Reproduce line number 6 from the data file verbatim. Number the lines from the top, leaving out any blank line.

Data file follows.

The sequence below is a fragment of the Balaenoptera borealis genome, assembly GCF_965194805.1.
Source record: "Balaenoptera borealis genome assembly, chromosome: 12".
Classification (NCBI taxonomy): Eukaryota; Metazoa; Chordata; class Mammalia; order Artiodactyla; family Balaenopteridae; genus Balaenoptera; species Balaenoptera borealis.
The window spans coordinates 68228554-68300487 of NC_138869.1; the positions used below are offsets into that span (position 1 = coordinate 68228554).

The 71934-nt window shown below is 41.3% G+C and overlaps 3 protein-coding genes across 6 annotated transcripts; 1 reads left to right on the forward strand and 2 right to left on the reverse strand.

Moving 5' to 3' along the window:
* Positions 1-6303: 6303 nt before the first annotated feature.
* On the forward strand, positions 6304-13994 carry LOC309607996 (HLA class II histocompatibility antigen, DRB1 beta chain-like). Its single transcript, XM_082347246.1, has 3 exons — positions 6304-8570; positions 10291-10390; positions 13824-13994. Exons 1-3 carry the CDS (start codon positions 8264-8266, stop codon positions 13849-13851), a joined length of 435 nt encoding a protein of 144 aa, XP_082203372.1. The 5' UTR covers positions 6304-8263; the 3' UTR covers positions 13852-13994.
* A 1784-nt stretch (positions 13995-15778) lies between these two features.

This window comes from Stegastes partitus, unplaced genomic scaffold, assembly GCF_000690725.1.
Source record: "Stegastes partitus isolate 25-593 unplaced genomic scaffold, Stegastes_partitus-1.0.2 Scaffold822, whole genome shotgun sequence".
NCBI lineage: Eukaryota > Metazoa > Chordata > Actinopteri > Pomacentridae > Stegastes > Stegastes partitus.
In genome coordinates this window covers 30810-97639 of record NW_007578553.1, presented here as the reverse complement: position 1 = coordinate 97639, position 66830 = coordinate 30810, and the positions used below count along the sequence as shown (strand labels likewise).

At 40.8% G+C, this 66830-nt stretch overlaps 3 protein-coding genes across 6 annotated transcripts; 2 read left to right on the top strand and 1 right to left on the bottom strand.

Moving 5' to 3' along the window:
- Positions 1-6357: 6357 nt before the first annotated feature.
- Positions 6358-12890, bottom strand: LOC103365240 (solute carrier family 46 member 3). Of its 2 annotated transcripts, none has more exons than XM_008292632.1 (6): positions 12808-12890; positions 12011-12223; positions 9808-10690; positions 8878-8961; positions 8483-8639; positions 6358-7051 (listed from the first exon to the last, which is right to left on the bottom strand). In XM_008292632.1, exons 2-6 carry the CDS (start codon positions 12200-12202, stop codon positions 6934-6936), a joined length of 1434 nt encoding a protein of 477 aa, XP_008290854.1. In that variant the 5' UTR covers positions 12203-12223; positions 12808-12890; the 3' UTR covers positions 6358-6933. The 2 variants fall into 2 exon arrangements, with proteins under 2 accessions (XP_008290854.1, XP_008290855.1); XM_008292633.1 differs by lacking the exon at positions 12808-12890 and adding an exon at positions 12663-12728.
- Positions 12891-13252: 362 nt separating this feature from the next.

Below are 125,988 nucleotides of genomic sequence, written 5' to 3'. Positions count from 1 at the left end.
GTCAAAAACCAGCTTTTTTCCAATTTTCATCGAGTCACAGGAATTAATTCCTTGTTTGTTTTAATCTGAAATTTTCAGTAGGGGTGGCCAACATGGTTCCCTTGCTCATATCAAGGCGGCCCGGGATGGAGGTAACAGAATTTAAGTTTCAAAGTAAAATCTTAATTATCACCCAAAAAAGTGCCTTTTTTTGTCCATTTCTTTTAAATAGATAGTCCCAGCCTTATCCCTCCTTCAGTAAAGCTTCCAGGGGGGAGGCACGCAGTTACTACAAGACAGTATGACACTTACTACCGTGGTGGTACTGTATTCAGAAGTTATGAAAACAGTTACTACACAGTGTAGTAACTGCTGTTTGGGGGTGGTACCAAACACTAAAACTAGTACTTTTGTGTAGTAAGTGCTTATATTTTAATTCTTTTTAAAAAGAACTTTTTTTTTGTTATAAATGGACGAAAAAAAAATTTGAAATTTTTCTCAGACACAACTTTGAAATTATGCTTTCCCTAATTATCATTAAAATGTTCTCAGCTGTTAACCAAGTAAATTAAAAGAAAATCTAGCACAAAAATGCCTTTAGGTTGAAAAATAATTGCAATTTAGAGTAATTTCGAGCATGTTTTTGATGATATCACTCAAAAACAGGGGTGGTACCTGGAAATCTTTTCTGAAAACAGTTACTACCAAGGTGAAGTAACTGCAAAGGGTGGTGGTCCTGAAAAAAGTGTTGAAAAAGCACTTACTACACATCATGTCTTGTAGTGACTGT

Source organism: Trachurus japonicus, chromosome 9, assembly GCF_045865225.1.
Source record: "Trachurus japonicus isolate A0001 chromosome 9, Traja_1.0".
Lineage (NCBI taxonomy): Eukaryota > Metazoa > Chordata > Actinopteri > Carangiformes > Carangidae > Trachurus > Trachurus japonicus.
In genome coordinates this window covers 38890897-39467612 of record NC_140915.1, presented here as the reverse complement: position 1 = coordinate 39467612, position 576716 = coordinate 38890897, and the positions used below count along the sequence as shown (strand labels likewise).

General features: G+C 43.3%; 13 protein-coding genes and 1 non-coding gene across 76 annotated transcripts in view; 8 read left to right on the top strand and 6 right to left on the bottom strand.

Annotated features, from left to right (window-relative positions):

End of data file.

Moving 5' to 3' along the window: